Ah, the mighty ‘Wind. Where to start? Let’s assume that readers have at the very least a passing knowledge of Hawkwind‘s classic 1970s material and mythos. That decade’s long strange trip went roughly thus for the Hawks: early ‘electronic barbarian’ days in the Ladbroke Grove freak scene, then the never-bettered industrial strength trance-riffage of the Space Ritual era, before moving on to leaner, tighter, sci-fi dystopianism in the post-punk era. Almost every (official) Hawkwind release of the 70s is a timeless classic, and the band’s influence can be felt in virtually every countercultural music trend since. Under Dave Brock‘s stewardship, the band maintained a sizeable cult following throughout the 80s, as one of the house bands on the free festival scene, and if their material got patchier, they were still enough of a live draw to end their UK tours with two nights at the Hammersmith Odeon every Christmas (or thereabouts).
By the mid-90s, however, their star was waning- the festivals had either fizzled out in a blur of bad drugs and nihilism, or morphed into new-fangled raves. The endless line-up changes – a constant feature of the band’s existence ever since their inception – had left them as a triumvirate of Brock, bassist Alan Davey and drummer Richard Chadwick. In an effort to inject some fresh fuel into the starship’s sputtering engines, they made the quixotic decision to recruit a new lead singer and frontman: an old ally from the festival days, one Ron Bastard (yes, really), formerly of thrash-punkers 2000DS, who appeared alongside Hawkwind on the 1988 Travellers Aid Trust album. Soon after becoming a fully fledged Hawk, Mr Bastard changed his handle to Ron Tree – which might even be his real name, who knows?
This album was the studio debut for the new-look line-up, originally released in 1995 and now reissued by Cherry Red subsidiary Atomhenge. The odd title Alien 4 may be a reference to the Alien movies, although Alan Davey told an interviewer at the time that it referred to “four musicians alienated from the music industry.” In contrast to some earlier Atomhenge Hawkwind reissues, not much has been added to the original package: the booklet contains some new fanboy-ish liner notes by long-term Hawk-friend and fanzine editor Brian Tawn (or Torn Brain, as the group once christened him), and there’s one bonus track, a brief throwaway jam titled ‘Space Sex” which adds little, if anything, to the original album.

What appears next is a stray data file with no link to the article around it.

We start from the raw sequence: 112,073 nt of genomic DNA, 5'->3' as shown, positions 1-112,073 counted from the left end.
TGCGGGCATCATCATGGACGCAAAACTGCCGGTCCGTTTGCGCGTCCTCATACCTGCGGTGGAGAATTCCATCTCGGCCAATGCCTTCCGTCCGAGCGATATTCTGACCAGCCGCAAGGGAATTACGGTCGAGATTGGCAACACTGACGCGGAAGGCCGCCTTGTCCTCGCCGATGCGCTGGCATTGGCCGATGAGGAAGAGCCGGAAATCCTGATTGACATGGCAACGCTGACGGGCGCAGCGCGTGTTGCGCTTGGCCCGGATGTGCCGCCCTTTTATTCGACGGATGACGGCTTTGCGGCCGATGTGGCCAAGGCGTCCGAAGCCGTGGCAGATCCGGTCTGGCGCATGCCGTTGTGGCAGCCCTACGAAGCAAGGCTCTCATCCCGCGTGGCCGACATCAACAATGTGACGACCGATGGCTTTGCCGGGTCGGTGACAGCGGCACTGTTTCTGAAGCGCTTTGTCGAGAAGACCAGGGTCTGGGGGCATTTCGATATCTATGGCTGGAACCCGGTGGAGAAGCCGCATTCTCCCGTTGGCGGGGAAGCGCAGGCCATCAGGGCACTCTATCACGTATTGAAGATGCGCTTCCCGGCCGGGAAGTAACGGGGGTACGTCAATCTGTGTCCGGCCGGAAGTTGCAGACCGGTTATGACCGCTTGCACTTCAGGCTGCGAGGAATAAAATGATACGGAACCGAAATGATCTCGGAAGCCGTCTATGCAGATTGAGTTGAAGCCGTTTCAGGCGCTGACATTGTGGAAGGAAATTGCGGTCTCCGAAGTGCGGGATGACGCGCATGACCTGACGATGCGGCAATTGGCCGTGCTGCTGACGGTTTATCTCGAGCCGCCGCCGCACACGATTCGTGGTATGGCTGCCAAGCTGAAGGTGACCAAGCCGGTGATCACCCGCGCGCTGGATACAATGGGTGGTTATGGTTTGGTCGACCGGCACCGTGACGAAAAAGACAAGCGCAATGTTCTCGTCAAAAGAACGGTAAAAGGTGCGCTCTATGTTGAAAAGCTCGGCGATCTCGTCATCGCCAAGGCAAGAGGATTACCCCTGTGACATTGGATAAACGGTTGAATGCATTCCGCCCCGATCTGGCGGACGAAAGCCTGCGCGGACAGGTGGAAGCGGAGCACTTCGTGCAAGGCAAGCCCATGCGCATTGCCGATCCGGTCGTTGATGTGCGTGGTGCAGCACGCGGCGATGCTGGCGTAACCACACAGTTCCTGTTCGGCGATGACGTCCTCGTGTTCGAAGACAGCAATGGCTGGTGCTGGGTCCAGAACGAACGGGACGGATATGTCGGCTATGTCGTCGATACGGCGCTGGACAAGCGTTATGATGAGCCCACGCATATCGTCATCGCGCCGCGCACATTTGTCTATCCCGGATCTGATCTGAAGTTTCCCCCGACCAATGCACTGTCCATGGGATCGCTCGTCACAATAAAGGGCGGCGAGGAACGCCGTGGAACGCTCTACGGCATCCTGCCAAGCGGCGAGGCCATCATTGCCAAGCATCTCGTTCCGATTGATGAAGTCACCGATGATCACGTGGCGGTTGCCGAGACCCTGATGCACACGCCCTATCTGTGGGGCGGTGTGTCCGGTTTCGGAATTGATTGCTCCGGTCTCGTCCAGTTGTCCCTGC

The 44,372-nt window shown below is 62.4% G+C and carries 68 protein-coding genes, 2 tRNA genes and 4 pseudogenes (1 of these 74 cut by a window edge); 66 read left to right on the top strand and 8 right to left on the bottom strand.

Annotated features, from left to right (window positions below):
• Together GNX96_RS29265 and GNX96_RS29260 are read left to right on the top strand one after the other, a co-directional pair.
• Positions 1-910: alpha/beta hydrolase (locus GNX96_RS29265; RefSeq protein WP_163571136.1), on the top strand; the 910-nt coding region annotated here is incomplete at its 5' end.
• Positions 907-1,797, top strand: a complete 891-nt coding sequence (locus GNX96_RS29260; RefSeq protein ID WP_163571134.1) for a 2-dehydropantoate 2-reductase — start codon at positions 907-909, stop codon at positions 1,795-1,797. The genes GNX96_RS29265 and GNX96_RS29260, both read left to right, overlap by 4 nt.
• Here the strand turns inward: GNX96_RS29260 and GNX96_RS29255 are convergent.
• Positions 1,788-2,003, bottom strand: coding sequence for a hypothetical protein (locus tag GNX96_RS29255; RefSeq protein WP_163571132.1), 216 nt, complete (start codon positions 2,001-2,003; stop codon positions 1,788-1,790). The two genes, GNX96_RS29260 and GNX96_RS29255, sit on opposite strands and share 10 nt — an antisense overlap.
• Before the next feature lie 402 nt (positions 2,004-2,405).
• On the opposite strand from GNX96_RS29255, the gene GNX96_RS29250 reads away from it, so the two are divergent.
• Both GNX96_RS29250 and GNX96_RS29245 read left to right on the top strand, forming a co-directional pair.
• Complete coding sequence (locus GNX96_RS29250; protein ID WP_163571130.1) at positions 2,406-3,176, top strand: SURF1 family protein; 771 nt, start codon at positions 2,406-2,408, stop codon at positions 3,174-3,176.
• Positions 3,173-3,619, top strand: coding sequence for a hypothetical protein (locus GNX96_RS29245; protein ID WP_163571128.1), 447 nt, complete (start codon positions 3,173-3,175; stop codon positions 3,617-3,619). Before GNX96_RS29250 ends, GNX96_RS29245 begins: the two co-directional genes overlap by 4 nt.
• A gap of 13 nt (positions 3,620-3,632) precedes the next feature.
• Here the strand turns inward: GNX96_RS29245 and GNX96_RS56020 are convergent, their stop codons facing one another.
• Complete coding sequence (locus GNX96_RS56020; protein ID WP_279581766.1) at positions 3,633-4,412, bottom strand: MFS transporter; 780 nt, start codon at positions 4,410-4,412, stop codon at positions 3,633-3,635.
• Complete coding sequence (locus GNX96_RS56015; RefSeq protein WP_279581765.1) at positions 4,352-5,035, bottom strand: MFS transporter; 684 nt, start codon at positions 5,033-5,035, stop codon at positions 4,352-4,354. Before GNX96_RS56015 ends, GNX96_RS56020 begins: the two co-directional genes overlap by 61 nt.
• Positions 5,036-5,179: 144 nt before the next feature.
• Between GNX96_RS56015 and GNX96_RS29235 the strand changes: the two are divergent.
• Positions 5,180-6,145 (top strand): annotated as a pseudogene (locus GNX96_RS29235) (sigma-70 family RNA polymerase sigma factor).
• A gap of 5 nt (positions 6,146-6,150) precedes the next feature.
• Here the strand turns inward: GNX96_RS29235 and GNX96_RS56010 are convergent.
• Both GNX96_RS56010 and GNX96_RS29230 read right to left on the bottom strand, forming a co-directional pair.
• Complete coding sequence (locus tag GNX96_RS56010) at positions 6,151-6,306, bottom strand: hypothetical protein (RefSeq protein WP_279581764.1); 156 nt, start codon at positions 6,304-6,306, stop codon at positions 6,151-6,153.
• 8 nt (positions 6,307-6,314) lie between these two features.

The album proper is tied together by a loose concept involving alien abduction, although there’s no discernible story arc, and not every track appears to fit the theme. The concept, such as it is, is underscored by decidedly cheesy artwork depicting reptilian aliens, flying saucers, and the like. The whole thing appears to owe a heavy debt to the X-Files, which was all the televisual rage at the time – there’s a sense that the band were trying to hitch themselves to a pop-culture bandwagon: to be blunt, the whole alien schtick is hackneyed and unoriginal.
Ron Tree, it turns out, is a decent vocalist, in a raw acid-punk kind of way, but his lyrics are often very creaky indeed, being marred by a clumsy, self-conscious wordiness. Opening track “Abducted” is a spoken-word effort during which Ron informs us “I don’t have any problems facing the little ones, they are so blissful. But the ugly ones scare and repulse me, like the larva inside the leather face skin of a hard dark scary machine.” Eh? He continues with “The reptile faced insect bodied robots, they are being brought forth to perform specific functions.” You get the idea. For any long-term Hawkwind devotee, the comparison with Robert Calvert is inevitable, and sadly unflattering to Ron. His best effort is “Beam Me Up,” a bizarre surf-punk-meets-space-rock number, that if nothing else proves that the band could still be massively eccentric, and is worth hearing, if only for that reason.
He’s also on form on “Are You Losing Your Mind?”, where he muses “Walking down the street… watching TV.. I realised.. I had a problem.” The nature of this problem? “I had a silicon chip in my head.” But of course. More sub-X-Files schtick, in other words, but the delivery makes it work. Longterm fans will recognise the riff as a recycling of the 1977 track “Iron Dream,” however, and there’s more recycling elsewhere with a serviceable but pointless remake of the old Calvert number “Death Trap.” Hmmm. Is there anything truly original here? Well, there are a couple of songs that stand out, neither of them voiced by Mr Tree: Brock’s plaintive “Alien I Am,” which is ostensibly in line with the overall album theme but actually comes off as a riff on a more earthbound alienation, and Davey’s “Sputnik Stan,” a chugging spacey rocker with a middle section where the band finally blast off as only they can, albeit only briefly. Elsewhere, there are some decent electronics-dominated instrumentals, but even at its best, it’s hard to be any more than lukewarm about this album, and some of it doesn’t merit even that level of enthusiasm. It’s not helped by the weak sound – the drums in particular sound more like a click-track than actual percussion – and most of these tracks are available in beefier versions on the subsequent live album “Love in Space.”
A curio item at best, then, and emphatically not the place to start if you’re still getting to grips with the daunting, near-infinite Hawkwind discography.